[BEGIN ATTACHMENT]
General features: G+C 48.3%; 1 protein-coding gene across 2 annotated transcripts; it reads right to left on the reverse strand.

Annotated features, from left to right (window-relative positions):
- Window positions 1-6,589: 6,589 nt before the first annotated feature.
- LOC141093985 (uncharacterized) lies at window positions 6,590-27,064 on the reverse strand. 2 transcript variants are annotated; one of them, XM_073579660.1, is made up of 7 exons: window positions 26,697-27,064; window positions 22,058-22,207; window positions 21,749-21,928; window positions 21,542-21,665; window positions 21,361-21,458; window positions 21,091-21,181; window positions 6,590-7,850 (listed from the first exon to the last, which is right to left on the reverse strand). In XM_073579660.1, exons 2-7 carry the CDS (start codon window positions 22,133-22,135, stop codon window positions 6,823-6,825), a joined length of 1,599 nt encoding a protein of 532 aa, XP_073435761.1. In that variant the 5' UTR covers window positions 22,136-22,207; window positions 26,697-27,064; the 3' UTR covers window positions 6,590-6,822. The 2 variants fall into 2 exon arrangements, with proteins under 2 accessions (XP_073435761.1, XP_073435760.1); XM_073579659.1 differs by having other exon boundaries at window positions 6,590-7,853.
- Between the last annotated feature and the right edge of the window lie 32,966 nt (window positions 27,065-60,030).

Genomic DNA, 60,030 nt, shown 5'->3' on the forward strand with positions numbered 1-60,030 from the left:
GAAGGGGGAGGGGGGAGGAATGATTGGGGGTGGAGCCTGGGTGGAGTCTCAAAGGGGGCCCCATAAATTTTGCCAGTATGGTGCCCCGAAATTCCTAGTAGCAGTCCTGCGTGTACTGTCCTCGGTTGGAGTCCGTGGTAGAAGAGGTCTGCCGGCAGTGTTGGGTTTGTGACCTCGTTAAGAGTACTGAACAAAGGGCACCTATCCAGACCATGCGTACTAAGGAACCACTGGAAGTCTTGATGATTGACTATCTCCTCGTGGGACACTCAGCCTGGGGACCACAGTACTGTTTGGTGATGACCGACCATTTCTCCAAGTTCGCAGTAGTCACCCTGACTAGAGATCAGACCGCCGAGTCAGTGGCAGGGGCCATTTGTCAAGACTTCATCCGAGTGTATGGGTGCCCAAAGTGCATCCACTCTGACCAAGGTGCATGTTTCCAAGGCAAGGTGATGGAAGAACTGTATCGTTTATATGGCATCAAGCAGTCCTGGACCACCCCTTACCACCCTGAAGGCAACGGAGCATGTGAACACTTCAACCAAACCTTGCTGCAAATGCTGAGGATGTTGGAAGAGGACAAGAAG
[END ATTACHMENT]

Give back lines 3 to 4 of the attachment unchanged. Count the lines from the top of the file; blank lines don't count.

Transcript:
- Window positions 1-6,589: 6,589 nt before the first annotated feature.
- LOC141093985 (uncharacterized) lies at window positions 6,590-27,064 on the reverse strand. 2 transcript variants are annotated; one of them, XM_073579660.1, is made up of 7 exons: window positions 26,697-27,064; window positions 22,058-22,207; window positions 21,749-21,928; window positions 21,542-21,665; window positions 21,361-21,458; window positions 21,091-21,181; window positions 6,590-7,850 (listed from the first exon to the last, which is right to left on the reverse strand). In XM_073579660.1, exons 2-7 carry the CDS (start codon window positions 22,133-22,135, stop codon window positions 6,823-6,825), a joined length of 1,599 nt encoding a protein of 532 aa, XP_073435761.1. In that variant the 5' UTR covers window positions 22,136-22,207; window positions 26,697-27,064; the 3' UTR covers window positions 6,590-6,822. The 2 variants fall into 2 exon arrangements, with proteins under 2 accessions (XP_073435761.1, XP_073435760.1); XM_073579659.1 differs by having other exon boundaries at window positions 6,590-7,853.